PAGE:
When plotting a strategy for creating online and/or blended learning at a college or university, a strategic, institutional vision is cricital for success. At this point in time any number of institutions; large and small, first tier research universities and for-profit technical schools; have invested in online and blended courses.
One of the main questions faculty ask, especially those not enamored of the idea of abdicating their lecturn, is; “Is this hybrid stuff as good as traditional methods?” The honest answer is; It depends. It depends on the rigor of the instrucitonal design, the quality of institutional technology infrastructure, the skill of the instructor, and the quality of the courses developed.
This brings us back to the concept of institutional vision. This is important because without vision distance education can easily become the very nightmare Luddite’s fear most.
Good hybrid courses depend on good instructional design, but without institutional support there won’t be instrucitonal designers and technologists to assist faculty with the creation and maintanence of their online and hybrid courses.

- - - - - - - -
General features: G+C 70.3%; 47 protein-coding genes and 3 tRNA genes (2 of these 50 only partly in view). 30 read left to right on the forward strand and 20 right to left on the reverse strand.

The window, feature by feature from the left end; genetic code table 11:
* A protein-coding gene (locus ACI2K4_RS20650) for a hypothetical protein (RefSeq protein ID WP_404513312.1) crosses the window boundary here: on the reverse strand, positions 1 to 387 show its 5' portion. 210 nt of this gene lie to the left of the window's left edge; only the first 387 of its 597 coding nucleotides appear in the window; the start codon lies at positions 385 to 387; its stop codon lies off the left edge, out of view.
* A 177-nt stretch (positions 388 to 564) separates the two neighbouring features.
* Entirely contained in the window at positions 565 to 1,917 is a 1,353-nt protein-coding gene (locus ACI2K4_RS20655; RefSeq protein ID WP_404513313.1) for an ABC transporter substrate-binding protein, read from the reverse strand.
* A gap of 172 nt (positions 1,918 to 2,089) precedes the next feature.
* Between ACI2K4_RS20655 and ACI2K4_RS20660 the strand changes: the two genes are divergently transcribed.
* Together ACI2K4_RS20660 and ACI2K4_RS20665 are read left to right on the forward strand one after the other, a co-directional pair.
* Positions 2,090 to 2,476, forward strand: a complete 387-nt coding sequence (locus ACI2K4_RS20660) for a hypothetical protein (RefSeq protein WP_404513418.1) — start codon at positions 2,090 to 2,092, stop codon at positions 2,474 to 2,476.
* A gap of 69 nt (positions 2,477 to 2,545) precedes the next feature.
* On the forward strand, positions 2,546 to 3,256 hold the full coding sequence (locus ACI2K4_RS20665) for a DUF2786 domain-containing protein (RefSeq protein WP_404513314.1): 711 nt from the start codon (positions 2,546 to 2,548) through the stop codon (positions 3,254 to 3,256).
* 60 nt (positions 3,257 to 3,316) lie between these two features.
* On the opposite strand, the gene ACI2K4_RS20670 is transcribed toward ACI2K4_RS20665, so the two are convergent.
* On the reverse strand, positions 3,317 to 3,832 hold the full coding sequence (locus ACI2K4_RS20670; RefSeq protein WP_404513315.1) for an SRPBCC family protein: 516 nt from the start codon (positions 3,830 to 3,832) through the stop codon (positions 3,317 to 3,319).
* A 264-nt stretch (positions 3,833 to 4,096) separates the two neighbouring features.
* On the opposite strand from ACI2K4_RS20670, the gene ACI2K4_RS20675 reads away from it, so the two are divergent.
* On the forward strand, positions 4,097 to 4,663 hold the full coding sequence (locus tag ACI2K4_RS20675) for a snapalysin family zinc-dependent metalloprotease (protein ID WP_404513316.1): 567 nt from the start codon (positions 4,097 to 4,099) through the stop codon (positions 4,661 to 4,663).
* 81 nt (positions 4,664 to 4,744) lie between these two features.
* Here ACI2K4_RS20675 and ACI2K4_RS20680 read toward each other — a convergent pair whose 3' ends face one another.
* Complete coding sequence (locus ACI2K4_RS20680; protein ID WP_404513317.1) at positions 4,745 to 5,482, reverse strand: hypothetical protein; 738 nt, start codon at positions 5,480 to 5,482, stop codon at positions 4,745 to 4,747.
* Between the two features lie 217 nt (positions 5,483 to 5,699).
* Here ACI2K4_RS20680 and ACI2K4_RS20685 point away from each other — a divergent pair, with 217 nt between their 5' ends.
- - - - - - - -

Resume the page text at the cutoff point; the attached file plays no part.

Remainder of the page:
Good hybrid courses are dependent on technology infrastructure. Without a clear, vision with regards to infrastructure, incorporating rich media, 24/7 access to course materials and other mainstays of a quality hybrid environment are not possible.
Finally, good hybrid courses are dependent on the skills of the instructor. By skills i mean both pedagogical understanding of hybrid education and technology skills to create and incorporate rich media into course offerings. If faculty are going to be skilled, the institution has to invest in faculty training and development. Which means staff and resources to train faculty who are experts in their field but often have no or only rudimentary backgrounds in pedagogy.
If any of these components are missing, any hope of creating a quality hybrid environment disintegrates rapidly.